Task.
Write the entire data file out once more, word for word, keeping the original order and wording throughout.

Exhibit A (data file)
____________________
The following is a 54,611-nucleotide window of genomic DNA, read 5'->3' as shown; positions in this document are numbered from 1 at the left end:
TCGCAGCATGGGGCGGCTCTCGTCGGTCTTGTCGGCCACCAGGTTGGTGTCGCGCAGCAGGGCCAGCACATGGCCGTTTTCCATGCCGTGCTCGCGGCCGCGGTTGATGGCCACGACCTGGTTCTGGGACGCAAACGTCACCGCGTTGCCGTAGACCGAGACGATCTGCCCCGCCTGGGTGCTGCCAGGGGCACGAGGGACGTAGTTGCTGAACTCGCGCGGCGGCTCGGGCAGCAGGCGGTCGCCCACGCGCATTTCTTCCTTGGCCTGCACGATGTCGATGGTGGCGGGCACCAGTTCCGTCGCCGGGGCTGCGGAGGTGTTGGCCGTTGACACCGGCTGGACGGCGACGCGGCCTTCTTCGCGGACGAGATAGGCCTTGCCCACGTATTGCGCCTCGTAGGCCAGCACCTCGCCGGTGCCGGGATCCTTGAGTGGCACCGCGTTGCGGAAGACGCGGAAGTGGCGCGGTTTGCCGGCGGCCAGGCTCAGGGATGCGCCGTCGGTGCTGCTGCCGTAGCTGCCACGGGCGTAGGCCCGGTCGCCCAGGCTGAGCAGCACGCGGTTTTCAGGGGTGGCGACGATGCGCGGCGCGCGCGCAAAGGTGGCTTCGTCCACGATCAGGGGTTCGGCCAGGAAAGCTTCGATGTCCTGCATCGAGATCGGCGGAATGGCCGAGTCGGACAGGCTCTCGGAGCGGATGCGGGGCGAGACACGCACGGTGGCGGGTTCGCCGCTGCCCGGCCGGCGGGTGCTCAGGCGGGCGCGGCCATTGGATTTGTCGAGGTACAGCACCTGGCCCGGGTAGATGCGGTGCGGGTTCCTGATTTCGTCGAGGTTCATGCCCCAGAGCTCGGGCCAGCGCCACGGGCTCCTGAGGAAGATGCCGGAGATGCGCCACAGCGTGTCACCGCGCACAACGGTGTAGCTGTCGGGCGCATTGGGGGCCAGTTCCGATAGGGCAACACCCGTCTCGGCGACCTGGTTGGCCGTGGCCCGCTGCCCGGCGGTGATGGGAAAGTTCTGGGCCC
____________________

The following is a 54,611-nucleotide window of genomic DNA, read 5'->3' as shown; positions in this document are numbered from 1 at the left end:
TCGCAGCATGGGGCGGCTCTCGTCGGTCTTGTCGGCCACCAGGTTGGTGTCGCGCAGCAGGGCCAGCACATGGCCGTTTTCCATGCCGTGCTCGCGGCCGCGGTTGATGGCCACGACCTGGTTCTGGGACGCAAACGTCACCGCGTTGCCGTAGACCGAGACGATCTGCCCCGCCTGGGTGCTGCCAGGGGCACGAGGGACGTAGTTGCTGAACTCGCGCGGCGGCTCGGGCAGCAGGCGGTCGCCCACGCGCATTTCTTCCTTGGCCTGCACGATGTCGATGGTGGCGGGCACCAGTTCCGTCGCCGGGGCTGCGGAGGTGTTGGCCGTTGACACCGGCTGGACGGCGACGCGGCCTTCTTCGCGGACGAGATAGGCCTTGCCCACGTATTGCGCCTCGTAGGCCAGCACCTCGCCGGTGCCGGGATCCTTGAGTGGCACCGCGTTGCGGAAGACGCGGAAGTGGCGCGGTTTGCCGGCGGCCAGGCTCAGGGATGCGCCGTCGGTGCTGCTGCCGTAGCTGCCACGGGCGTAGGCCCGGTCGCCCAGGCTGAGCAGCACGCGGTTTTCAGGGGTGGCGACGATGCGCGGCGCGCGCGCAAAGGTGGCTTCGTCCACGATCAGGGGTTCGGCCAGGAAAGCTTCGATGTCCTGCATCGAGATCGGCGGAATGGCCGAGTCGGACAGGCTCTCGGAGCGGATGCGGGGCGAGACACGCACGGTGGCGGGTTCGCCGCTGCCCGGCCGGCGGGTGCTCAGGCGGGCGCGGCCATTGGATTTGTCGAGGTACAGCACCTGGCCCGGGTAGATGCGGTGCGGGTTCCTGATTTCGTCGAGGTTCATGCCCCAGAGCTCGGGCCAGCGCCACGGGCTCCTGAGGAAGATGCCGGAGATGCGCCACAGCGTGTCACCGCGCACAACGGTGTAGCTGTCGGGCGCATTGGGGGCCAGTTCCGATAGGGCAACACCCGTCTCGGCGACCTGGTTGGCCGTGGCCCGCTGCCCGGCGGTGATGGGAAAGTTCTGGGCCC